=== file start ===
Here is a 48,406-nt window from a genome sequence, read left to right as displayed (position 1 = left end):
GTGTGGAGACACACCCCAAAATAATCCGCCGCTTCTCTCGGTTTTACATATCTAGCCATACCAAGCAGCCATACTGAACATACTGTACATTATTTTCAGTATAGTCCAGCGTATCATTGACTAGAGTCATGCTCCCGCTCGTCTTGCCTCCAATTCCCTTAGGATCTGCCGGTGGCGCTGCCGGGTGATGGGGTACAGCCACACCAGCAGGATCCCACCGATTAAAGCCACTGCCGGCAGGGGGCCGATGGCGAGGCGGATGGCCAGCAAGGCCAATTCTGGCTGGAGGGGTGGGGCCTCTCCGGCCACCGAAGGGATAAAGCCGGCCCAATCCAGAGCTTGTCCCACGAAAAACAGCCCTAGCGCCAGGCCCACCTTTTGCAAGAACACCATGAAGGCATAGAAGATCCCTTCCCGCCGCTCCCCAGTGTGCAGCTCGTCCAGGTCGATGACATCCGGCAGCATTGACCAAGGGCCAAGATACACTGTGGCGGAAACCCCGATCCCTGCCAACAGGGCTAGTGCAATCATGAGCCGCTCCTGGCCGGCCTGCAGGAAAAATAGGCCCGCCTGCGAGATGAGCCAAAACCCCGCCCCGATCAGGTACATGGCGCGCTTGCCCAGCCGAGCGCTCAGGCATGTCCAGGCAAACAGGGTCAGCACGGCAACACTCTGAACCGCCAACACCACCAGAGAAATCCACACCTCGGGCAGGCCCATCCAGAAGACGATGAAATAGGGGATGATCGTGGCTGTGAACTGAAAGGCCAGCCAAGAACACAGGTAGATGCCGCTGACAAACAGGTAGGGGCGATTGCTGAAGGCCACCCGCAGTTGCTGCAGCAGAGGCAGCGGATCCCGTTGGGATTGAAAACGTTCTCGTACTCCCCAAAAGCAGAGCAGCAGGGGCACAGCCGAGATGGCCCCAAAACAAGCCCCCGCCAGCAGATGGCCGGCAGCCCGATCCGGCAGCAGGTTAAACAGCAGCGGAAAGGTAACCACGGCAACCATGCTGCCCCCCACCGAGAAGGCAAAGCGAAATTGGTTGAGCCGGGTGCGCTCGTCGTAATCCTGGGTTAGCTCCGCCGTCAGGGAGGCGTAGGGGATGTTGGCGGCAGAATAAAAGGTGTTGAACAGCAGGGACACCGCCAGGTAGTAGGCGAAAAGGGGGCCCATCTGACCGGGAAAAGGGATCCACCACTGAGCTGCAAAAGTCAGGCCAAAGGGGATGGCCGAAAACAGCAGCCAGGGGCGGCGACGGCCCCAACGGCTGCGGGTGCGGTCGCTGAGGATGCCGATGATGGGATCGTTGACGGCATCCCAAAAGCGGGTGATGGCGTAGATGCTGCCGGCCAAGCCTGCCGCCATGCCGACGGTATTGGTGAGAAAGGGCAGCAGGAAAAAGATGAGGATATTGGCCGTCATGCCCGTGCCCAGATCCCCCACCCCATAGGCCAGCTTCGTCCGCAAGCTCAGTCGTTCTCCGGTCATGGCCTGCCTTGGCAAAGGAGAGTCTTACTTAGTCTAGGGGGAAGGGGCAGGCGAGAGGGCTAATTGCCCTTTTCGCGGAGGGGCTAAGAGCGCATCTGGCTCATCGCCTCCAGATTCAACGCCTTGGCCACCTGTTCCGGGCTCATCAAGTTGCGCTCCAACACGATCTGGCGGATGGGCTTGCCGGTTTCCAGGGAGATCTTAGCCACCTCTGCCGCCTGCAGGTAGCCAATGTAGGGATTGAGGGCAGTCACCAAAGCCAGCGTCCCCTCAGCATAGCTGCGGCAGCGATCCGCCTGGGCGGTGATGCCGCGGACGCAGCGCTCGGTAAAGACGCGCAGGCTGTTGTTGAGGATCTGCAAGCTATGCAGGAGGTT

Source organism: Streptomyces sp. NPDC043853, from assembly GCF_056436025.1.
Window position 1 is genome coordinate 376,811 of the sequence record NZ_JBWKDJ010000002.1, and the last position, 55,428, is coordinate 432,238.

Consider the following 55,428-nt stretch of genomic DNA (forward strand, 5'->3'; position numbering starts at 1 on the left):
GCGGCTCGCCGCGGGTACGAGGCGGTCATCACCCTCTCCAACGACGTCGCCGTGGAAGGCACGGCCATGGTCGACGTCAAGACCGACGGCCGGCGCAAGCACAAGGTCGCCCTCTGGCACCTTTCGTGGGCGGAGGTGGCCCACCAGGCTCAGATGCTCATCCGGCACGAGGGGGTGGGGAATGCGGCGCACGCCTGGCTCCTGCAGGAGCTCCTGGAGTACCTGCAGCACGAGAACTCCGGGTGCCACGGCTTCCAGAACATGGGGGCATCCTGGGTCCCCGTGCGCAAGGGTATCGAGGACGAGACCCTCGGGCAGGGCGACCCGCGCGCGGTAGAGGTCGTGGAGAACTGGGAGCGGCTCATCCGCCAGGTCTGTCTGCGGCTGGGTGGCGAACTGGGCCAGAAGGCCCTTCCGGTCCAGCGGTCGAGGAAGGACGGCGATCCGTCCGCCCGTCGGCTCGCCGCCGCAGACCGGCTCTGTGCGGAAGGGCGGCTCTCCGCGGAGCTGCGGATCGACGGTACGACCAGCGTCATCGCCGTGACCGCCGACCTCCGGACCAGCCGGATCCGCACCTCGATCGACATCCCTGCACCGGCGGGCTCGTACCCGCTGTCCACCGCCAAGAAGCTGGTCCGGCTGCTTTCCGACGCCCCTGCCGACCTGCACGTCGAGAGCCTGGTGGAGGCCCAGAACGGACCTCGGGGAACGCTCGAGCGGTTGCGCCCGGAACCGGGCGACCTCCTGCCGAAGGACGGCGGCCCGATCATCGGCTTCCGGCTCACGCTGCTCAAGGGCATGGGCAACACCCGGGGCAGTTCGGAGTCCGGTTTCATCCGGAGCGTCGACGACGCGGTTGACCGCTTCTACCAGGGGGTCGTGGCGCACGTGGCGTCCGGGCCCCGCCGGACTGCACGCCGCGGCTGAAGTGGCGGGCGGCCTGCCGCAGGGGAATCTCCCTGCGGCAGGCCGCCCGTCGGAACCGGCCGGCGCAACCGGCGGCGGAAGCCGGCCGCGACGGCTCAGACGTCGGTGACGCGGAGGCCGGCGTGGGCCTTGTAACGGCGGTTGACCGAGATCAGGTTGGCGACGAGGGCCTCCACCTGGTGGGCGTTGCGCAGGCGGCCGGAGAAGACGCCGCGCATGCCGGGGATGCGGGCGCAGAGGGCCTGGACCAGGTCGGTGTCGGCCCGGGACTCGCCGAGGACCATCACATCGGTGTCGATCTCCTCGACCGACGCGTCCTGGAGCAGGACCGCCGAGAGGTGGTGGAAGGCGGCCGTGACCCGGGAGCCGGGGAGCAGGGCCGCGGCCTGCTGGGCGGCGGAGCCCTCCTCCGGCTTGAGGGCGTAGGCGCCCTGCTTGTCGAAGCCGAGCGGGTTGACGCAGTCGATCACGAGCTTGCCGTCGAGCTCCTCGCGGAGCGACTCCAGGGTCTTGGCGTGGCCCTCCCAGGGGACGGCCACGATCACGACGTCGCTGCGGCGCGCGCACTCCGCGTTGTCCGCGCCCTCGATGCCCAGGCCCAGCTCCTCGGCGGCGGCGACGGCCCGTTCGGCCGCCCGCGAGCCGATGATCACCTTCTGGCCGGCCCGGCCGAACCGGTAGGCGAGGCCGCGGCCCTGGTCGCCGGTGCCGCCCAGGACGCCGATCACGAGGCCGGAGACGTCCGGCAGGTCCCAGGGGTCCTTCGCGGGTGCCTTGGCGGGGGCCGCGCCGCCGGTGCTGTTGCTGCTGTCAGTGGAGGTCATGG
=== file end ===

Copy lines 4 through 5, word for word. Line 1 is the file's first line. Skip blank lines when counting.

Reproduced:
Window position 1 is genome coordinate 376,811 of the sequence record NZ_JBWKDJ010000002.1, and the last position, 55,428, is coordinate 432,238.

Consider the following 55,428-nt stretch of genomic DNA (forward strand, 5'->3'; position numbering starts at 1 on the left):